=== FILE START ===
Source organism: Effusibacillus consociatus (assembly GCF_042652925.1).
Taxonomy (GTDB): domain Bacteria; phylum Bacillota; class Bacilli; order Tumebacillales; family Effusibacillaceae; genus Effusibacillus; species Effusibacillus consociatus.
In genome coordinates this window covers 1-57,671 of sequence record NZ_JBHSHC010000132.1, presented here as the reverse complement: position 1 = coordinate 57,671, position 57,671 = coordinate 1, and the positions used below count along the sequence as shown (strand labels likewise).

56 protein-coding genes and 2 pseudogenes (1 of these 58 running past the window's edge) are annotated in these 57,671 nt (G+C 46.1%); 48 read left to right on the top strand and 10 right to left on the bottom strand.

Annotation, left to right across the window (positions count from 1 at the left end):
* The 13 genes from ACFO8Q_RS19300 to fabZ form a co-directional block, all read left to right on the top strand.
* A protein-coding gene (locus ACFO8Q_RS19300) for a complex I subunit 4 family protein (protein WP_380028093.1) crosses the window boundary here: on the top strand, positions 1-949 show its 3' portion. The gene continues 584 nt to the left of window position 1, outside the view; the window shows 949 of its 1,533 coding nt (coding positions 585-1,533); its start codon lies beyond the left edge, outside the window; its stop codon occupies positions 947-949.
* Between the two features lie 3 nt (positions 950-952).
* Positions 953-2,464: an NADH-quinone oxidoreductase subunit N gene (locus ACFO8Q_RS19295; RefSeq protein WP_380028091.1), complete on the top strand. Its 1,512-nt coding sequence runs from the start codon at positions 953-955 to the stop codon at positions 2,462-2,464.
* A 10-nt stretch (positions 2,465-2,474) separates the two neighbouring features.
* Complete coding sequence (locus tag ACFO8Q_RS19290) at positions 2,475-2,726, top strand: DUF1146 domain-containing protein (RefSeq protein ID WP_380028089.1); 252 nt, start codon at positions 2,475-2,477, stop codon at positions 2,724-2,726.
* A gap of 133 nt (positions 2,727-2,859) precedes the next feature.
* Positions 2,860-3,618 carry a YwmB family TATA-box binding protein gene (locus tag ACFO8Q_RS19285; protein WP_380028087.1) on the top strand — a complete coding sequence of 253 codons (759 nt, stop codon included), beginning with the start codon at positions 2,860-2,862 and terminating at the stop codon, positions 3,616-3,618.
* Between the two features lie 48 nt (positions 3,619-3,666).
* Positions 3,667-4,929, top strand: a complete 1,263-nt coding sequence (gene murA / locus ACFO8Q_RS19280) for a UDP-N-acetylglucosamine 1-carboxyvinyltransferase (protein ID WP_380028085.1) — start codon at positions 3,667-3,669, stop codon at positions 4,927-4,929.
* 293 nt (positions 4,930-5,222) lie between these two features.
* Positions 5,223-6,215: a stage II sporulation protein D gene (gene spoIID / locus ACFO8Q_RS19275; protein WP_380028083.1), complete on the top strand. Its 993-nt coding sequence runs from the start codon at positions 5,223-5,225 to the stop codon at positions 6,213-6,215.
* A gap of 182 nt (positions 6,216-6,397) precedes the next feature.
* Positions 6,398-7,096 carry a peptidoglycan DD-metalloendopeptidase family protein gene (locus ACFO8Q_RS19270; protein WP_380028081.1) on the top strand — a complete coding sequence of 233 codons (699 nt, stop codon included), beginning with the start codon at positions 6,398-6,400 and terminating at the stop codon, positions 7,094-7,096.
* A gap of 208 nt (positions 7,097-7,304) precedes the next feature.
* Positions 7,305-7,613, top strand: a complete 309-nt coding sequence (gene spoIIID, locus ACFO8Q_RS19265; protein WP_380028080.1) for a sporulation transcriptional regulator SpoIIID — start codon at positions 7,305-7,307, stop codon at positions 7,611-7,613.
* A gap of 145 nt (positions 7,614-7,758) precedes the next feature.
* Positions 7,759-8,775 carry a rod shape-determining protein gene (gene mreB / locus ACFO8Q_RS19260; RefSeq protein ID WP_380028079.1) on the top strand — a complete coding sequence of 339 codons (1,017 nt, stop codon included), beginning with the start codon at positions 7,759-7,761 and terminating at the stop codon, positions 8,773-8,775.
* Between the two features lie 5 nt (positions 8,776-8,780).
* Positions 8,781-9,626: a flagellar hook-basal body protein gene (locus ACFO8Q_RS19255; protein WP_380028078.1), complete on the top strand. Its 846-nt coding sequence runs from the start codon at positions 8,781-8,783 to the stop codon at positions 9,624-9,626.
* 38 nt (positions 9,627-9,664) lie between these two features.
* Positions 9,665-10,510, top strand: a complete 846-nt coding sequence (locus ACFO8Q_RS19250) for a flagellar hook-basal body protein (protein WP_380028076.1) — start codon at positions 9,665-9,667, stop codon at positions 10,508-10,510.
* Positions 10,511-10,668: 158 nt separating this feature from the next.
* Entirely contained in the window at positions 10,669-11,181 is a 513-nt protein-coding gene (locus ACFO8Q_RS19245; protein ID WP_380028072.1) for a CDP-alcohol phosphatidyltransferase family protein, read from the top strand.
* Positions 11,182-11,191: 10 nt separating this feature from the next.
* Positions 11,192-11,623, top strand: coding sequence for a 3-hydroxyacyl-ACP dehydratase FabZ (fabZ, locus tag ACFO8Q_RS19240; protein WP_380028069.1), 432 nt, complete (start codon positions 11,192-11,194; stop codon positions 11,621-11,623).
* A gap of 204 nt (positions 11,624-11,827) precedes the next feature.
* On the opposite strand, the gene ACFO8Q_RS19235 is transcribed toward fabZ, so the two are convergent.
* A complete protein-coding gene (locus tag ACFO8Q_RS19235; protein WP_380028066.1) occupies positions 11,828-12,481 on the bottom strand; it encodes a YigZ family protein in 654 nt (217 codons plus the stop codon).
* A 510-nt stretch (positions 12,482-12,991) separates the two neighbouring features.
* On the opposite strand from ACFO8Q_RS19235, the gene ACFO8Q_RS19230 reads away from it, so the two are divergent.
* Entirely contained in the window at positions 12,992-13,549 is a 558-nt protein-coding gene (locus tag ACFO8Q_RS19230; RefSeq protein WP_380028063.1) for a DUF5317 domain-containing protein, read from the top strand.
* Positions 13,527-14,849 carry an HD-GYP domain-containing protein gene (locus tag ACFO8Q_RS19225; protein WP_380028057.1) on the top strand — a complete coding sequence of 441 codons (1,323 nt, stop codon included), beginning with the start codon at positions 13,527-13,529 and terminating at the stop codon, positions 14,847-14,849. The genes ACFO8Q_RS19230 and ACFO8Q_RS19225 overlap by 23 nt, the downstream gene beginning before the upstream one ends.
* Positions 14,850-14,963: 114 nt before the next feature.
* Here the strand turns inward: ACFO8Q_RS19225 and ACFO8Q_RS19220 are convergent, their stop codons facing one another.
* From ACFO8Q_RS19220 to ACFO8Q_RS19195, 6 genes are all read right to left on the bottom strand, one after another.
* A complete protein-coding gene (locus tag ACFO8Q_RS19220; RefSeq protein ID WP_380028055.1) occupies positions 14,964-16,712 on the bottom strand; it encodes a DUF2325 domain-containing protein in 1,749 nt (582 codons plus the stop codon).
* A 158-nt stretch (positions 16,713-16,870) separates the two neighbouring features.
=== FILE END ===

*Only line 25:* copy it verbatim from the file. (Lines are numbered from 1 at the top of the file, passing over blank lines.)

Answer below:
* Positions 8,781-9,626: a flagellar hook-basal body protein gene (locus ACFO8Q_RS19255; protein WP_380028078.1), complete on the top strand. Its 846-nt coding sequence runs from the start codon at positions 8,781-8,783 to the stop codon at positions 9,624-9,626.